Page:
Personal Finance

Help me decide on home insurance deductible: $1000 vs $2500

  • Last Updated:
  • Nov 10th, 2018 10:14 am
[OP]
Deal Addict
Apr 18, 2013
1851 posts
608 upvotes
Canada

Help me decide on home insurance deductible: $1000 vs $2500

My home insurance is up for renewal. Current deductible is $1000. I have a healthy emergency fund of around $20k, no including my TFSA's and other investments. I'm considering raising the deductible to $2500 which would lower my premium by $57 a year. I inquired and asked how much my premium would increase if I ever filed a claim, and they said all I would lose is the claims free discount for 3 years, which is about $150 per year. There would be no other increase to my premium for a first claim, asides from regular inflation increases every year.

Based on this, should I go with a $1000 or 2500 deductible? My thinking is that anything less than, or around the deductible, I would simply not file a claim an use my emergency fund, because for example, a $1000 claim would essentially end up costing me $1500 ($1000 deductible + $500 increase in premiums over 3 years).
7 replies
Jr. Member
Jul 18, 2015
140 posts
102 upvotes
Vancouver, BC
Like any type of insurance, it is up to you to determine how much risk you accept.

For me, I'm the type of guy that only gets insurance if it was required (auto and home for mortgage).
I'm always set on the mentality that I will not ever use this insurance unless it's a significant loss (house burned down, car totaled).

So I set my deductibles high. A lot of people argue "it's only $57 a year", but ask yourself, how likely is something significant to happen to your home.
[OP]
Deal Addict
Apr 18, 2013
1851 posts
608 upvotes
Canada
cluie29 wrote:
Nov 8th, 2018 12:51 pm
Like any type of insurance, it is up to you to determine how much risk you accept.

For me, I'm the type of guy that only gets insurance if it was required (auto and home for mortgage).
I'm always set on the mentality that I will not ever use this insurance unless it's a significant loss (house burned down, car totaled).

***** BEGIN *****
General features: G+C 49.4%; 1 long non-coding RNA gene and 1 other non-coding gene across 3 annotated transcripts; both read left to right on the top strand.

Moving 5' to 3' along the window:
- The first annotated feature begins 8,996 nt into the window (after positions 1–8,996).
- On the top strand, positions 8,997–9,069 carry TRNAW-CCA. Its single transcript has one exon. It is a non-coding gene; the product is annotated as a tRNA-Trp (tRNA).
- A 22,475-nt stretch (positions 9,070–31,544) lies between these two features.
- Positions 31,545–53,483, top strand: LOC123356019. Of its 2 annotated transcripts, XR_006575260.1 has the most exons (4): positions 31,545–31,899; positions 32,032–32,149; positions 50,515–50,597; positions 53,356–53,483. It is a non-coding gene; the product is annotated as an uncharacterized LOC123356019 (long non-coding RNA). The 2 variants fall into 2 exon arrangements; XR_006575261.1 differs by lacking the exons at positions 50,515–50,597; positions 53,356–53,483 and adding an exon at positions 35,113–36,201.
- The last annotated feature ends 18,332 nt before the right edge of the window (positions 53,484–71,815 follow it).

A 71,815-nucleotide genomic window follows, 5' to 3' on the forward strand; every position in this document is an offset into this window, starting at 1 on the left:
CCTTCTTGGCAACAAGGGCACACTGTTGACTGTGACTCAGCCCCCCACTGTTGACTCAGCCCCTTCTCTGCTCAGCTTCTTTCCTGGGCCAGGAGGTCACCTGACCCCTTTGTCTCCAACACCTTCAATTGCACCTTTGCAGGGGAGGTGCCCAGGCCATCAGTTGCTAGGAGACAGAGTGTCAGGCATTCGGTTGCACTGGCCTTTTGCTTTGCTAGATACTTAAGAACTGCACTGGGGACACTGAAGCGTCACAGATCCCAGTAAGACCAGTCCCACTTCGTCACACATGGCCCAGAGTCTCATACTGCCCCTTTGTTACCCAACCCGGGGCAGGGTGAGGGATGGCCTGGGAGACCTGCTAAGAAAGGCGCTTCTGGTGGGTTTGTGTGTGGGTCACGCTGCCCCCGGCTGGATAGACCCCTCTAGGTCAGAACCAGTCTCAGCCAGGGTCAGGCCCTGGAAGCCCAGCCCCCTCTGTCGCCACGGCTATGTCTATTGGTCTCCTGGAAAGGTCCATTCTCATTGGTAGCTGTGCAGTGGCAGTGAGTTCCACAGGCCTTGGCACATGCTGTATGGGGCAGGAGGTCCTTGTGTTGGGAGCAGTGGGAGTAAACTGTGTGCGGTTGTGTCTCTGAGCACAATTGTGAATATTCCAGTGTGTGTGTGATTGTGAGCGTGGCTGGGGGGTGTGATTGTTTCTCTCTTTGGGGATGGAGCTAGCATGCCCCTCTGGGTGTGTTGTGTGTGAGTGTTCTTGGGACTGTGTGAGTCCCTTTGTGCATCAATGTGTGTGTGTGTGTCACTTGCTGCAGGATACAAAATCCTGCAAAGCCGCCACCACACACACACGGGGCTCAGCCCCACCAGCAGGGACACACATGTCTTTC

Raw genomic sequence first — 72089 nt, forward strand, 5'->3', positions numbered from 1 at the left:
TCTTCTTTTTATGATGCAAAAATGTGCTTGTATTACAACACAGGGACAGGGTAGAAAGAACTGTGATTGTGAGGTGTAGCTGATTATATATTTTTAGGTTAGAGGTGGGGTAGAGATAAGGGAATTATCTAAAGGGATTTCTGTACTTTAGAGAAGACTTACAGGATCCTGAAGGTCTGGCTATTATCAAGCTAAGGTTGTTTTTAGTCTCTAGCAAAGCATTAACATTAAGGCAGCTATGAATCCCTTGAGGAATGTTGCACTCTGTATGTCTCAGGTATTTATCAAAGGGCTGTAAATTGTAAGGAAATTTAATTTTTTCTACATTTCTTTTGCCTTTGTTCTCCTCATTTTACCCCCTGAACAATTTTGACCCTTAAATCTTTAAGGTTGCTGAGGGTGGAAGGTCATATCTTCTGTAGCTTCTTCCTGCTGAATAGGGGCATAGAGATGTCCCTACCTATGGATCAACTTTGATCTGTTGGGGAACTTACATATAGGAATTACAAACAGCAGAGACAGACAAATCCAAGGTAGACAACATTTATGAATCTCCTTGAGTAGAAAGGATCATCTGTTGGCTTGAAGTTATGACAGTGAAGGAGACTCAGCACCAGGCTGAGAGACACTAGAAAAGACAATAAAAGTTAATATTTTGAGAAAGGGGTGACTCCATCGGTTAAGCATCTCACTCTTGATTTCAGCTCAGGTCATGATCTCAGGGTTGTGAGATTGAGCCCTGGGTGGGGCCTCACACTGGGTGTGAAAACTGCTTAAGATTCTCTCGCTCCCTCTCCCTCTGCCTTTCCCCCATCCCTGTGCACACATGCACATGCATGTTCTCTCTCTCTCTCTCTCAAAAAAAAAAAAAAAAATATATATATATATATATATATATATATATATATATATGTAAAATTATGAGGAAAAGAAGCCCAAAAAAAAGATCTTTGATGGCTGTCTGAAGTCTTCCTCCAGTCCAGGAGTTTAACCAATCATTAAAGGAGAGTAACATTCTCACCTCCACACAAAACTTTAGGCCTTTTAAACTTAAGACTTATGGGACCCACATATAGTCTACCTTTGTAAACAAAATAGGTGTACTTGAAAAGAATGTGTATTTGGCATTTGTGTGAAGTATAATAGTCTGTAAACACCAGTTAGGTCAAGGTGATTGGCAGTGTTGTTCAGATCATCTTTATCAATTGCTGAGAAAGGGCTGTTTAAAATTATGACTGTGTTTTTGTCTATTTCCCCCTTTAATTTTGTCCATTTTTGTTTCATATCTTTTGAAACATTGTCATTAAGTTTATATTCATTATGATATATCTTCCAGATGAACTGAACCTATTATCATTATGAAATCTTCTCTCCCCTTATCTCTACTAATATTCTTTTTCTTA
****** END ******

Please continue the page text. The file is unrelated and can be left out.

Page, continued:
So I set my deductibles high. A lot of people argue "it's only $57 a year", but ask yourself, how likely is something significant to happen to your home.
That is how I'm leaning as well...I expect to never file a claim. But that's probably what most people say...
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May 8, 2009
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gbill2004 wrote:
Nov 8th, 2018 12:55 pm
That is how I'm leaning as well...I expect to never file a claim. But that's probably what most people say...
At $57/yr, I wouldn't bother increasing the deductible.

Perhaps shop around for another insurance company that is $57+ cheaper per year for the same deductable Thinking Face
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Jr. Member
Jan 30, 2017
193 posts
20 upvotes
Where are you shopping around for home insurance.. I am looking for home and car insurance my policy renewal is coming up
Deal Addict
User avatar
Jul 31, 2007
1940 posts
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OP, go with $2500 deductible or even higher, as high as you can afford, b/c making a claim on a small amount will count "against" you come renewal time and up goes your rate.
Deal Addict
Jan 15, 2017
1751 posts
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The risk versus the savings wouldn't be worth it for me. The savings is only $57 annually and the potential outlay for you is an additional $1500. $1500/$57 = 26.3 years. If you have to make a claim at all in 26. 3 years, you will wipe out any savings from the higher deductible.
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May 17, 2018
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skeet50 wrote:
Nov 10th, 2018 8:40 am
The risk versus the savings wouldn't be worth it for me. The savings is only $57 annually and the potential outlay for you is an additional $1500. $1500/$57 = 26.3 years. If you have to make a claim at all in 26. 3 years, you will wipe out any savings from the higher deductible.
Bingo, exactly what I was going to say

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